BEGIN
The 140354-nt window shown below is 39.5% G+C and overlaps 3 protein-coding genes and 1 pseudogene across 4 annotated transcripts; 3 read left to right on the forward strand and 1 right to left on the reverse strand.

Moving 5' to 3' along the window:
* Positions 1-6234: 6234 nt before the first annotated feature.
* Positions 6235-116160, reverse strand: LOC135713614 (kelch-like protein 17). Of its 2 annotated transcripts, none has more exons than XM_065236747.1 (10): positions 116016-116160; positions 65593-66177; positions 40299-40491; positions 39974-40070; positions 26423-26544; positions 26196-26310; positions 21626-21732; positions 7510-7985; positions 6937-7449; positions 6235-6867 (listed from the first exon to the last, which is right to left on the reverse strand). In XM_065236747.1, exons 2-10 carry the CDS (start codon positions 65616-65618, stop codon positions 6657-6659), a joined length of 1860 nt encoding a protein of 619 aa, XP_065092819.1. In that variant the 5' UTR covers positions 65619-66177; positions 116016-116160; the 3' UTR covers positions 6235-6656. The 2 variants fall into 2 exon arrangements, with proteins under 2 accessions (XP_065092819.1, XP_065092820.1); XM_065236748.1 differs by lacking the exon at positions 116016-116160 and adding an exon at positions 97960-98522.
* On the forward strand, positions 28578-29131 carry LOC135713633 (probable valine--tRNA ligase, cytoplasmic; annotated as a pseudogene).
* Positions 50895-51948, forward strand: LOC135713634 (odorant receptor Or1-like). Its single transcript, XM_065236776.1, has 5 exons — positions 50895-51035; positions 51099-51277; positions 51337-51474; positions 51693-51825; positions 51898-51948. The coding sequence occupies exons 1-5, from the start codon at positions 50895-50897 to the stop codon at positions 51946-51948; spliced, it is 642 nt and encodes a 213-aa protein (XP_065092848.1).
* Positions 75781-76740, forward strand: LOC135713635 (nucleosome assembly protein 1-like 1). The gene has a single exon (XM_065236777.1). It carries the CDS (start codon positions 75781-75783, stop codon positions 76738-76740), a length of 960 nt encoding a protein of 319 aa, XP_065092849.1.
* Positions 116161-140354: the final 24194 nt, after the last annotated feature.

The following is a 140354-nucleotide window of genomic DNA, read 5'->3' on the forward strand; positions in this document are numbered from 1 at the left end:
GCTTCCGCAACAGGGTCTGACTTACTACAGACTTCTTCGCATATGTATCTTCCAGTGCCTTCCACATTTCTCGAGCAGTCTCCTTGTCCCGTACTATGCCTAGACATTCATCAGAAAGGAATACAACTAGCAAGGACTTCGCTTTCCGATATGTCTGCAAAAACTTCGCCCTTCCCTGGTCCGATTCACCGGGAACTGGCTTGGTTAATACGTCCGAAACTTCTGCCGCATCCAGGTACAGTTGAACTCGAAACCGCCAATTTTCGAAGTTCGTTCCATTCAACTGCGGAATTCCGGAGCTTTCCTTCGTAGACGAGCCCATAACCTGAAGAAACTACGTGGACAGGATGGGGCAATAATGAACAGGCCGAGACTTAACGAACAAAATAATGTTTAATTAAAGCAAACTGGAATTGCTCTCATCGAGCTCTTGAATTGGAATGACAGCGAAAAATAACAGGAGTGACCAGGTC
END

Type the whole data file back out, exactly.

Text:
The 140354-nt window shown below is 39.5% G+C and overlaps 3 protein-coding genes and 1 pseudogene across 4 annotated transcripts; 3 read left to right on the forward strand and 1 right to left on the reverse strand.

Moving 5' to 3' along the window:
* Positions 1-6234: 6234 nt before the first annotated feature.
* Positions 6235-116160, reverse strand: LOC135713614 (kelch-like protein 17). Of its 2 annotated transcripts, none has more exons than XM_065236747.1 (10): positions 116016-116160; positions 65593-66177; positions 40299-40491; positions 39974-40070; positions 26423-26544; positions 26196-26310; positions 21626-21732; positions 7510-7985; positions 6937-7449; positions 6235-6867 (listed from the first exon to the last, which is right to left on the reverse strand). In XM_065236747.1, exons 2-10 carry the CDS (start codon positions 65616-65618, stop codon positions 6657-6659), a joined length of 1860 nt encoding a protein of 619 aa, XP_065092819.1. In that variant the 5' UTR covers positions 65619-66177; positions 116016-116160; the 3' UTR covers positions 6235-6656. The 2 variants fall into 2 exon arrangements, with proteins under 2 accessions (XP_065092819.1, XP_065092820.1); XM_065236748.1 differs by lacking the exon at positions 116016-116160 and adding an exon at positions 97960-98522.
* On the forward strand, positions 28578-29131 carry LOC135713633 (probable valine--tRNA ligase, cytoplasmic; annotated as a pseudogene).
* Positions 50895-51948, forward strand: LOC135713634 (odorant receptor Or1-like). Its single transcript, XM_065236776.1, has 5 exons — positions 50895-51035; positions 51099-51277; positions 51337-51474; positions 51693-51825; positions 51898-51948. The coding sequence occupies exons 1-5, from the start codon at positions 50895-50897 to the stop codon at positions 51946-51948; spliced, it is 642 nt and encodes a 213-aa protein (XP_065092848.1).
* Positions 75781-76740, forward strand: LOC135713635 (nucleosome assembly protein 1-like 1). The gene has a single exon (XM_065236777.1). It carries the CDS (start codon positions 75781-75783, stop codon positions 76738-76740), a length of 960 nt encoding a protein of 319 aa, XP_065092849.1.
* Positions 116161-140354: the final 24194 nt, after the last annotated feature.

The following is a 140354-nucleotide window of genomic DNA, read 5'->3' on the forward strand; positions in this document are numbered from 1 at the left end:
GCTTCCGCAACAGGGTCTGACTTACTACAGACTTCTTCGCATATGTATCTTCCAGTGCCTTCCACATTTCTCGAGCAGTCTCCTTGTCCCGTACTATGCCTAGACATTCATCAGAAAGGAATACAACTAGCAAGGACTTCGCTTTCCGATATGTCTGCAAAAACTTCGCCCTTCCCTGGTCCGATTCACCGGGAACTGGCTTGGTTAATACGTCCGAAACTTCTGCCGCATCCAGGTACAGTTGAACTCGAAACCGCCAATTTTCGAAGTTCGTTCCATTCAACTGCGGAATTCCGGAGCTTTCCTTCGTAGACGAGCCCATAACCTGAAGAAACTACGTGGACAGGATGGGGCAATAATGAACAGGCCGAGACTTAACGAACAAAATAATGTTTAATTAAAGCAAACTGGAATTGCTCTCATCGAGCTCTTGAATTGGAATGACAGCGAAAAATAACAGGAGTGACCAGGTC